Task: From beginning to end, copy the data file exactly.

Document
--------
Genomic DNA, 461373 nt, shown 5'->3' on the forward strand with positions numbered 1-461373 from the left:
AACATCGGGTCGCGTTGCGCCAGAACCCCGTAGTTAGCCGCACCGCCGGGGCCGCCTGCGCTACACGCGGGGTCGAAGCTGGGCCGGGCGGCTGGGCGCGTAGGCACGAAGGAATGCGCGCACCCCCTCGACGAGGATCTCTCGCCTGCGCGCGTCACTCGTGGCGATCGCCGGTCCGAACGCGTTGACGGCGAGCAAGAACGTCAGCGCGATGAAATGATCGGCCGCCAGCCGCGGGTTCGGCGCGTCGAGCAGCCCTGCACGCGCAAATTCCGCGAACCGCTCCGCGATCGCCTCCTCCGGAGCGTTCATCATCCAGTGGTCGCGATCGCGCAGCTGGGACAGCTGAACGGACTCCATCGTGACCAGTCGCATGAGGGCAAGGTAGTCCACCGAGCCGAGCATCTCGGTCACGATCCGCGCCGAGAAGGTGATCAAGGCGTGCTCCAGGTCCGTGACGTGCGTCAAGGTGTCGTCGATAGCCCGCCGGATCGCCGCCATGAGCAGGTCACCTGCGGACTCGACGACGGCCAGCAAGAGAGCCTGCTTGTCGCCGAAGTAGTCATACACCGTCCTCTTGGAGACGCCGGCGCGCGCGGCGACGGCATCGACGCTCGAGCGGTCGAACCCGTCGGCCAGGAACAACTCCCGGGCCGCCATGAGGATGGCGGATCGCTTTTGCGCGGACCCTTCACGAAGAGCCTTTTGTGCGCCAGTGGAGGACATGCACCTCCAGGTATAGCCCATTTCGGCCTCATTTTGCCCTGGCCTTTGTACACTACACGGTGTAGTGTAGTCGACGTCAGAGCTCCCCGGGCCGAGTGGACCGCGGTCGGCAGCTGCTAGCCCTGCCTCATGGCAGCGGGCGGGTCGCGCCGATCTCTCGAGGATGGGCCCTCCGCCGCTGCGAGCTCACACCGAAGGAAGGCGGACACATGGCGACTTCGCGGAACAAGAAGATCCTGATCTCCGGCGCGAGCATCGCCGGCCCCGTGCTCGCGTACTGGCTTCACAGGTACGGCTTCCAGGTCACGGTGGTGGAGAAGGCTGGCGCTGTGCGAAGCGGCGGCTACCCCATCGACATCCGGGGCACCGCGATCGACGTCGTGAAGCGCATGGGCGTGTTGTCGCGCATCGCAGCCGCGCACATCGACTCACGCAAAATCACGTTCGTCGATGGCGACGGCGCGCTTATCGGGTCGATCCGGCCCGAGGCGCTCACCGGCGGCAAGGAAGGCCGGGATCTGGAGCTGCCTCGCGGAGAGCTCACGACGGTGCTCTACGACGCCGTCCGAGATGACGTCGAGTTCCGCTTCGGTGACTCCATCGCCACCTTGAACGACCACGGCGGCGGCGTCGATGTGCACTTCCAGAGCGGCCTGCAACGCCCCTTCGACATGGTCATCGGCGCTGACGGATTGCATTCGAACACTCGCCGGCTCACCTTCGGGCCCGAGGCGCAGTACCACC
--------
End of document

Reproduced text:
Genomic DNA, 461373 nt, shown 5'->3' on the forward strand with positions numbered 1-461373 from the left:
AACATCGGGTCGCGTTGCGCCAGAACCCCGTAGTTAGCCGCACCGCCGGGGCCGCCTGCGCTACACGCGGGGTCGAAGCTGGGCCGGGCGGCTGGGCGCGTAGGCACGAAGGAATGCGCGCACCCCCTCGACGAGGATCTCTCGCCTGCGCGCGTCACTCGTGGCGATCGCCGGTCCGAACGCGTTGACGGCGAGCAAGAACGTCAGCGCGATGAAATGATCGGCCGCCAGCCGCGGGTTCGGCGCGTCGAGCAGCCCTGCACGCGCAAATTCCGCGAACCGCTCCGCGATCGCCTCCTCCGGAGCGTTCATCATCCAGTGGTCGCGATCGCGCAGCTGGGACAGCTGAACGGACTCCATCGTGACCAGTCGCATGAGGGCAAGGTAGTCCACCGAGCCGAGCATCTCGGTCACGATCCGCGCCGAGAAGGTGATCAAGGCGTGCTCCAGGTCCGTGACGTGCGTCAAGGTGTCGTCGATAGCCCGCCGGATCGCCGCCATGAGCAGGTCACCTGCGGACTCGACGACGGCCAGCAAGAGAGCCTGCTTGTCGCCGAAGTAGTCATACACCGTCCTCTTGGAGACGCCGGCGCGCGCGGCGACGGCATCGACGCTCGAGCGGTCGAACCCGTCGGCCAGGAACAACTCCCGGGCCGCCATGAGGATGGCGGATCGCTTTTGCGCGGACCCTTCACGAAGAGCCTTTTGTGCGCCAGTGGAGGACATGCACCTCCAGGTATAGCCCATTTCGGCCTCATTTTGCCCTGGCCTTTGTACACTACACGGTGTAGTGTAGTCGACGTCAGAGCTCCCCGGGCCGAGTGGACCGCGGTCGGCAGCTGCTAGCCCTGCCTCATGGCAGCGGGCGGGTCGCGCCGATCTCTCGAGGATGGGCCCTCCGCCGCTGCGAGCTCACACCGAAGGAAGGCGGACACATGGCGACTTCGCGGAACAAGAAGATCCTGATCTCCGGCGCGAGCATCGCCGGCCCCGTGCTCGCGTACTGGCTTCACAGGTACGGCTTCCAGGTCACGGTGGTGGAGAAGGCTGGCGCTGTGCGAAGCGGCGGCTACCCCATCGACATCCGGGGCACCGCGATCGACGTCGTGAAGCGCATGGGCGTGTTGTCGCGCATCGCAGCCGCGCACATCGACTCACGCAAAATCACGTTCGTCGATGGCGACGGCGCGCTTATCGGGTCGATCCGGCCCGAGGCGCTCACCGGCGGCAAGGAAGGCCGGGATCTGGAGCTGCCTCGCGGAGAGCTCACGACGGTGCTCTACGACGCCGTCCGAGATGACGTCGAGTTCCGCTTCGGTGACTCCATCGCCACCTTGAACGACCACGGCGGCGGCGTCGATGTGCACTTCCAGAGCGGCCTGCAACGCCCCTTCGACATGGTCATCGGCGCTGACGGATTGCATTCGAACACTCGCCGGCTCACCTTCGGGCCCGAGGCGCAGTACCACC